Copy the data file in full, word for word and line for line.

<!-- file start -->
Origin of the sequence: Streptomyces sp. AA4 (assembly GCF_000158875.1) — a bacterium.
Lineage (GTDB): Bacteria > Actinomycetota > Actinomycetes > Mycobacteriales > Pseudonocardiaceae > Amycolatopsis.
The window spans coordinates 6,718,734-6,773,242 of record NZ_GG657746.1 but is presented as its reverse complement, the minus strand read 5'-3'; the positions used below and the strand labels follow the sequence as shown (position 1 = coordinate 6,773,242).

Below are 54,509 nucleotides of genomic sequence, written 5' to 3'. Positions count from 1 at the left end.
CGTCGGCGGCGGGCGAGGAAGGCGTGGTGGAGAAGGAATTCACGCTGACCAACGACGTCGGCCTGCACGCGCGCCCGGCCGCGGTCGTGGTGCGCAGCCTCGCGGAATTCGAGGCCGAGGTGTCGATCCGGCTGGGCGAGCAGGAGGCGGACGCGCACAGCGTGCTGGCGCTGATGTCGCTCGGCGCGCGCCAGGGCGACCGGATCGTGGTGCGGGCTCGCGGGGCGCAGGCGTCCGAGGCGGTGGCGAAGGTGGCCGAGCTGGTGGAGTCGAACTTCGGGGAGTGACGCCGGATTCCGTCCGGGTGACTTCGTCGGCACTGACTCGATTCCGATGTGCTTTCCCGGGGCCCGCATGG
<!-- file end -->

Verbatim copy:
Origin of the sequence: Streptomyces sp. AA4 (assembly GCF_000158875.1) — a bacterium.
Lineage (GTDB): Bacteria > Actinomycetota > Actinomycetes > Mycobacteriales > Pseudonocardiaceae > Amycolatopsis.
The window spans coordinates 6,718,734-6,773,242 of record NZ_GG657746.1 but is presented as its reverse complement, the minus strand read 5'-3'; the positions used below and the strand labels follow the sequence as shown (position 1 = coordinate 6,773,242).

Below are 54,509 nucleotides of genomic sequence, written 5' to 3'. Positions count from 1 at the left end.
CGTCGGCGGCGGGCGAGGAAGGCGTGGTGGAGAAGGAATTCACGCTGACCAACGACGTCGGCCTGCACGCGCGCCCGGCCGCGGTCGTGGTGCGCAGCCTCGCGGAATTCGAGGCCGAGGTGTCGATCCGGCTGGGCGAGCAGGAGGCGGACGCGCACAGCGTGCTGGCGCTGATGTCGCTCGGCGCGCGCCAGGGCGACCGGATCGTGGTGCGGGCTCGCGGGGCGCAGGCGTCCGAGGCGGTGGCGAAGGTGGCCGAGCTGGTGGAGTCGAACTTCGGGGAGTGACGCCGGATTCCGTCCGGGTGACTTCGTCGGCACTGACTCGATTCCGATGTGCTTTCCCGGGGCCCGCATGG